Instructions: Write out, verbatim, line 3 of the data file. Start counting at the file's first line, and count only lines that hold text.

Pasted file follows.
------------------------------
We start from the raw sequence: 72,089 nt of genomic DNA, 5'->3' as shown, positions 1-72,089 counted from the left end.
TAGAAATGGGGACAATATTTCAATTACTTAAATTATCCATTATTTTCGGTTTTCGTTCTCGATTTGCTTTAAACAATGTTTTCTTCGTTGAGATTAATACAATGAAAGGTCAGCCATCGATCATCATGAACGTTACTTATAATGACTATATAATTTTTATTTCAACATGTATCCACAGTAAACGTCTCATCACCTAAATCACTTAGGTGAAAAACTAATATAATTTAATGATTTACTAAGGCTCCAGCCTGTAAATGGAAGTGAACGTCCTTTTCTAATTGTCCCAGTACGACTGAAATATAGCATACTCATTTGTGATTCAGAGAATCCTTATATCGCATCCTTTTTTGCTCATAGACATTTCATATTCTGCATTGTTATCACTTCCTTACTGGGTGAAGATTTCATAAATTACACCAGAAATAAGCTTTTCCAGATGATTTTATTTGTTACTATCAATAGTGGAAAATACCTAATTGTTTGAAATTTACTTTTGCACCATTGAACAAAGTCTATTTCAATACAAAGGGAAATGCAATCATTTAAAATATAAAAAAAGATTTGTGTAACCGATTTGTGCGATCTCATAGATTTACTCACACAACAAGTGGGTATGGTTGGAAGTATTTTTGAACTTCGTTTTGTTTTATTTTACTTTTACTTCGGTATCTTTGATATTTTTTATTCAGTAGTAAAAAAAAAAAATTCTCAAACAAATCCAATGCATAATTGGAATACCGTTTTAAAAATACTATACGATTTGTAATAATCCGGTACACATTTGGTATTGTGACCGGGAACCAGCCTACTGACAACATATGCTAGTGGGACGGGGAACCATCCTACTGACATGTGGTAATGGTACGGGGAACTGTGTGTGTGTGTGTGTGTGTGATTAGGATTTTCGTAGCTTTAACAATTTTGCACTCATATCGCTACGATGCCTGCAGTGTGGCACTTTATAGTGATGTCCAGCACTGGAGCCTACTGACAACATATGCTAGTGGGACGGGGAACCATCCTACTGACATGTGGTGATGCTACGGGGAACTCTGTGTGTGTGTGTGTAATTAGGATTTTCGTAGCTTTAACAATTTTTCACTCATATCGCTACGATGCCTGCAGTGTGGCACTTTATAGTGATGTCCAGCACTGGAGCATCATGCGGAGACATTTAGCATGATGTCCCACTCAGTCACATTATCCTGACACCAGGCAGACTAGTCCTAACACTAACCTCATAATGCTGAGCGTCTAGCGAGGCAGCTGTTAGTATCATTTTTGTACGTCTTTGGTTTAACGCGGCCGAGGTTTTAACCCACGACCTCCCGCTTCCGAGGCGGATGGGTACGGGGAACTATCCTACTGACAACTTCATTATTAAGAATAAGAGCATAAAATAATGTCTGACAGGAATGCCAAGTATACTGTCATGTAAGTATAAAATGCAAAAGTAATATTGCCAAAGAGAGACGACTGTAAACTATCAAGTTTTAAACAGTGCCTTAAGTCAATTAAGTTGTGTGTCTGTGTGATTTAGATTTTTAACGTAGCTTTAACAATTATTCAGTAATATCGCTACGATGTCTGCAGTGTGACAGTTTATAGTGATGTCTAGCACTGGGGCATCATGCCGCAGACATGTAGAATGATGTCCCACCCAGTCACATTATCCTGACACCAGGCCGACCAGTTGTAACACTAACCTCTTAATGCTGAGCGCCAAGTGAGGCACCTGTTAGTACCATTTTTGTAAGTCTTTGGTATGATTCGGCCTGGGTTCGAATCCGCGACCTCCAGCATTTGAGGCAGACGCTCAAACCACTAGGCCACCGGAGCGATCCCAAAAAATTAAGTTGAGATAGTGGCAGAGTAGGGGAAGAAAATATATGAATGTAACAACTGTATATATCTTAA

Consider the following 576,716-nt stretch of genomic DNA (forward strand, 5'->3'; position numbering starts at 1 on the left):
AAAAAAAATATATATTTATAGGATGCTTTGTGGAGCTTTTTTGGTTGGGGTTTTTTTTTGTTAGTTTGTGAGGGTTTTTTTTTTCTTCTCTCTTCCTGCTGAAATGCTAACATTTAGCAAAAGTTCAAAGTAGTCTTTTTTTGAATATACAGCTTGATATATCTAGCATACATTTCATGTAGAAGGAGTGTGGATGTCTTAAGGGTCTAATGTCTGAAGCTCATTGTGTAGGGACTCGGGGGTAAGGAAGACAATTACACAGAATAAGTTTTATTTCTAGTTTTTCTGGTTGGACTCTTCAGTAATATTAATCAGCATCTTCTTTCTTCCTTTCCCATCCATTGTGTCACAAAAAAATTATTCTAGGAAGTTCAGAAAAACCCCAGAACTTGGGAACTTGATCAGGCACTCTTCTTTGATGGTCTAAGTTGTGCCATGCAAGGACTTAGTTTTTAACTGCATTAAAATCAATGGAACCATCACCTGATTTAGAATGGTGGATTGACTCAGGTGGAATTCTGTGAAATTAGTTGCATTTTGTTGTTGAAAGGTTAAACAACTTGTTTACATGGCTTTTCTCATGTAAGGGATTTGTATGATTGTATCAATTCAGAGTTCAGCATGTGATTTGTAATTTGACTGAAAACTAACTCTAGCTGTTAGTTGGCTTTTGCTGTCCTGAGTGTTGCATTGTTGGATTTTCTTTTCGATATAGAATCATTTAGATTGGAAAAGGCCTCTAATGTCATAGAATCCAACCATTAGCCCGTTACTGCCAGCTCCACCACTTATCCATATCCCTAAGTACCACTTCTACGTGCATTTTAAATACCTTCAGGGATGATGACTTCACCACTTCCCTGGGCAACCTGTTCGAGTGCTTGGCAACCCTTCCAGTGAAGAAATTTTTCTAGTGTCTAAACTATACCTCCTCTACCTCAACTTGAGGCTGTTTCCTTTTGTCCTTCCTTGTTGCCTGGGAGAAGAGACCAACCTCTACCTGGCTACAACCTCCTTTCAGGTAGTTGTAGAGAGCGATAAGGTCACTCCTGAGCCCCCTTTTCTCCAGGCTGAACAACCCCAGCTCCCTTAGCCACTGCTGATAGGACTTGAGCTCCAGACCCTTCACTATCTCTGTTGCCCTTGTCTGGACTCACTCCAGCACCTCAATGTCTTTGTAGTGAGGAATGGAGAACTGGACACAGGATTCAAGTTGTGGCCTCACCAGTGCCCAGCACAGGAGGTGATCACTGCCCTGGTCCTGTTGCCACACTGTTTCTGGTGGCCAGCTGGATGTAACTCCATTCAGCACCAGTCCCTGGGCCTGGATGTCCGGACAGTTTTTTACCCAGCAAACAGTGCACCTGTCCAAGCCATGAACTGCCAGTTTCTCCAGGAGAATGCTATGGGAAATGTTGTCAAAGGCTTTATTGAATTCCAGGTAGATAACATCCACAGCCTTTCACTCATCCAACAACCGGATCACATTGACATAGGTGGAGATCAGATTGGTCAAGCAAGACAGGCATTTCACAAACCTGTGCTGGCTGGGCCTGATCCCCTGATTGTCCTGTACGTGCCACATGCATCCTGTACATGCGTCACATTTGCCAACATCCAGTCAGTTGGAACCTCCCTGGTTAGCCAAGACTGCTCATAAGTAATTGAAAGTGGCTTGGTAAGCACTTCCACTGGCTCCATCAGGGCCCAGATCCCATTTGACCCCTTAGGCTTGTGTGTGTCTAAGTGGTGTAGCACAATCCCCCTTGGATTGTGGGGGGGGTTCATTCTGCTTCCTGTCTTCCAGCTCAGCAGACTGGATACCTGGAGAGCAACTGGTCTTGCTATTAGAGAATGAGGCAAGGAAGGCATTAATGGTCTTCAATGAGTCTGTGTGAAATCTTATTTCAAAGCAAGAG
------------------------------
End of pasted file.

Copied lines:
Consider the following 576,716-nt stretch of genomic DNA (forward strand, 5'->3'; position numbering starts at 1 on the left):